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Gwendolyn Scott
Professor David Bachman
JSIS 201
January 21st, 2016
First Response Paper: The Islamic State
When it comes to the situation with the Islamic State of Iraq and Syria (ISIS) this is no
longer a problem that any one country can address alone. This is a crisis that is affecting the lives
of people in countries all over the world and the threat continues to grow every day. This is why
the international community must address this problem as a united international force. The world
must also not just rely on soft power like sending aid and training soldiers--which has had little
impact on the conflict so far. Instead they must put a considerable amount of American and
European boots on the ground. Strong military power is the only completely effective way to
attack the threat of ISIS It will also bring their reign to an end in a quick manner which is
important to both the people still living in the war torn countries but also to the refugees that are
currently fleeing their country to live in foreign and unwelcoming countries. It is important to
understand that we must not completely stop the use of soft power, it is still an important aspect
of creating a world that is peaceful and stable. Yet, when there is a threat as large and powerful as
ISIS it is more important to destroy the threat through hard power then later proceed by trying to
stabilize the social or economic systems of the affected countries.
Even now, certain countries have become involved with the campaign against ISIS.
France has declared war on ISIS, the United States recently sent in a limited troops to assist the
Kurdish forces, Russia has been conducting airstrikes, and many other countries have sent aid in
both militaristic and economic forms. This is not the most effective path that the world could be

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taking, the leading countries in this struggle should be working together instead of separate, as
one fighting force against ISIS. Both Kagan and Stavridis agree that there must be a uniting
aspect to the battle, but they dont emphasize it as much as they should be. Countries like France,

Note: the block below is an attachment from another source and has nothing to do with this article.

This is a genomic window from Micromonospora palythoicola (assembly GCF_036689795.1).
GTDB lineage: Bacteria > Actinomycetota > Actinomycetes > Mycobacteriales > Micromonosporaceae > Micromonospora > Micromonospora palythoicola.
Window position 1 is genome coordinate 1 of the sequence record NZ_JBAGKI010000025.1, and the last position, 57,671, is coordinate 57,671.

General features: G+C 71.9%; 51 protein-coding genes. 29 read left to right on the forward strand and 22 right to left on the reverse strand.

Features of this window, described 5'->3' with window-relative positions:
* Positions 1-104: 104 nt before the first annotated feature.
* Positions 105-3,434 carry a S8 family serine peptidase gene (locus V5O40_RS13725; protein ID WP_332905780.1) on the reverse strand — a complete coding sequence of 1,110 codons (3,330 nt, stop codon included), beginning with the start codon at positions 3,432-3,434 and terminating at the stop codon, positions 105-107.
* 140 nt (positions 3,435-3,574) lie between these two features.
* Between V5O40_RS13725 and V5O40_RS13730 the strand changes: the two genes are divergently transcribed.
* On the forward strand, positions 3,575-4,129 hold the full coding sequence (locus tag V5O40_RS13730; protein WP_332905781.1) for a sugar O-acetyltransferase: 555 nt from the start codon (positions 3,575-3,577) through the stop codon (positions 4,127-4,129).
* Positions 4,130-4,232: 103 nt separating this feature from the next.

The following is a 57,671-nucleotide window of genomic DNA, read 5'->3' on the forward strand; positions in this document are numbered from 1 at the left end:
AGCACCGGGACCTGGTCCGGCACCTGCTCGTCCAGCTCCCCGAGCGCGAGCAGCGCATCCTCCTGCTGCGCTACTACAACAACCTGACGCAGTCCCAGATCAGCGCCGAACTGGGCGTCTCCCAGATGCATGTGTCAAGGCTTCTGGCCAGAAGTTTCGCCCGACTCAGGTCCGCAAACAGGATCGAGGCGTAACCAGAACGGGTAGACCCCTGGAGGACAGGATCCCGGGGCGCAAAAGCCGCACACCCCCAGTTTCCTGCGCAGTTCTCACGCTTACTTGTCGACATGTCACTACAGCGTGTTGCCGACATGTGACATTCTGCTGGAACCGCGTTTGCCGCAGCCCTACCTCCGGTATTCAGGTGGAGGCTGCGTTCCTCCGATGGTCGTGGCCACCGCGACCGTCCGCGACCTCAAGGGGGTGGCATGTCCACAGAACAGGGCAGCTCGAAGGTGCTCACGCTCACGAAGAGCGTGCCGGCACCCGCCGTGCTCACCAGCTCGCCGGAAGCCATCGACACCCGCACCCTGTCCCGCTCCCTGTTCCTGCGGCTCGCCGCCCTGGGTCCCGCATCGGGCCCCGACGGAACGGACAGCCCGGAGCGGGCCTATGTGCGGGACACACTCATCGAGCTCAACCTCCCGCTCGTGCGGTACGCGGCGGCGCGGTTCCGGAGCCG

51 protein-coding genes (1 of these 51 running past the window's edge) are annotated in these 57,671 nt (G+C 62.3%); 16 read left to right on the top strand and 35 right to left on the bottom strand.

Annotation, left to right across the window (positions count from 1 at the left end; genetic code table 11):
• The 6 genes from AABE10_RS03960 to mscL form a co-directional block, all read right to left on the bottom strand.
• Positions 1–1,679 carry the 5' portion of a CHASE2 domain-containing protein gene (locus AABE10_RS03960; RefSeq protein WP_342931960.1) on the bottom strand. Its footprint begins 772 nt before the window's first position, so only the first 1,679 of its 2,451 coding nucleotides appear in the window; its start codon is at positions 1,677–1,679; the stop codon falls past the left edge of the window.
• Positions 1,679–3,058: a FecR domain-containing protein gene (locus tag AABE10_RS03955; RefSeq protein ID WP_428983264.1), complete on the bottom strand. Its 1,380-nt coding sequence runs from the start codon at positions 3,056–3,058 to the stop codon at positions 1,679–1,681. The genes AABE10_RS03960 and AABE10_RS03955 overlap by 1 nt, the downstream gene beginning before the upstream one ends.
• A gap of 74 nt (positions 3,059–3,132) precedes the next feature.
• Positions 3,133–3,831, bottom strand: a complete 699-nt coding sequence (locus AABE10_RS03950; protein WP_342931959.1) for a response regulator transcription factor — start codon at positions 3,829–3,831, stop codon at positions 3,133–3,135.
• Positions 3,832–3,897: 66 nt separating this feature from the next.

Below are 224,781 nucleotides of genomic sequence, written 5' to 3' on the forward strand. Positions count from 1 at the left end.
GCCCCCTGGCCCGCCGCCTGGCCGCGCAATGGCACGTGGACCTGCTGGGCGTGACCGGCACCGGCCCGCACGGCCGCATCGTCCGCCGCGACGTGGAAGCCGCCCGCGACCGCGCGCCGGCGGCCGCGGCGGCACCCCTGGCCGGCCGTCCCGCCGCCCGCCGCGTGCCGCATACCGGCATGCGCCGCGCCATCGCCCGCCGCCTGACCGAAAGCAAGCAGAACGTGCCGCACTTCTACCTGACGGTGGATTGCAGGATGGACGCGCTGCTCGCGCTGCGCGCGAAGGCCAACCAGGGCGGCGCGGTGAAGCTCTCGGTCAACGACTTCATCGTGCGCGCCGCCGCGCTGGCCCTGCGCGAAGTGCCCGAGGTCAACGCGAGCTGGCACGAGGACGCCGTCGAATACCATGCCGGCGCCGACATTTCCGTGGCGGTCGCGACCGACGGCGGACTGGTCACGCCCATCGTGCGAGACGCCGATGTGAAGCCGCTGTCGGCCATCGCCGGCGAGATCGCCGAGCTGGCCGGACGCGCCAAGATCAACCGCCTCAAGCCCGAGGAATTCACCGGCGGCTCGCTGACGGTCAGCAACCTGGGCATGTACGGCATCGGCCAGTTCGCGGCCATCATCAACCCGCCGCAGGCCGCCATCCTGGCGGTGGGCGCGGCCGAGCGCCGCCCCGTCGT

The United States, Russia, the United Kingdom, and any other countries that are or wish to take a
part in this fight, should form alliances, like those created in World War I and II. This will create
a sense of unity that will make it easy to justify sending troops into the battlefield and will speed
up the conflict into a war. This war, led by strong countries that embody the morals set in place
by the United Nations and their own national beliefs, will be over soon and will destroy any trace
of the ISIS conflict.
Yet, even if the countries unite, the amount military action currently used is not enough to
completely cut the threat of ISIS. As Kagan discussed in his article, sending troops is not
something that should have to go to debate. In 1989 30,000 troops were sent to Panama to deal
with a dictator, 300,000 were sent to fight in Korea, and 500,000 were deployed to Vietnam. This
kind of involvement is a normal part of American international participation. It is especially
disappointing to see that we havent sent a considerable force since the Paris Attacks occurred.
Such a direct and symbolic attack on a western country is something that should not have slipped
by without significant response. Also, because the United States would be fighting alongside
other countries, an enormous amount of troops is not needed. A number as small as 50,000 troops
would be more than enough. If other countries stand by us, our troops will crush ISIS and regain
control of Syria by removing them from any occupied land.
With the use of hard power, it is easy to get carried away with the idea that the only goal of a war
against ISIS is their elimination. As a leading country, the United States must always remember
that stability is the true goal of any such conflict. Soft power is what the western world must use

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once the current threat is on the decline or already gone. The United States and other western
countries must work to provide jobs, education, to to reform to the countries that will be
devastated after the conflict with ISIS is finally over. This should start during the conflict, though
in a lesser sense. Once we know that the crisis is past the involved countries must prove to the
refugees that is safe to come back and start their country anew. This is when soft power can
begin to take over for the hard power we will have used to end the crisis. It is important that once
the conflict is over, the military from western countries should leave and give control back to the
Syrian forces. Instead, the United States and other countries should give them aid through non
governmental forces like the Red Cross and through advice and education for their leaders. In
this sense we can help to create a strong and peaceful country, while also being able to step back
and let the local governments take control.
This is just a brief response to the complicated situation that is occurring in Syria with the
Islamic State. All these aspects should be in the debates of all the countries currently involved. A
united and international force must be created to defeat the forces ISIS has occupying and
attacking cities both in the middle east and around the world. Hard power must be utilized so that
their rising influence can be crushed . Finally soft power should be a participant both during and
after the conflict so that a more stable Middle East can emerge from the wreckage of this crisis.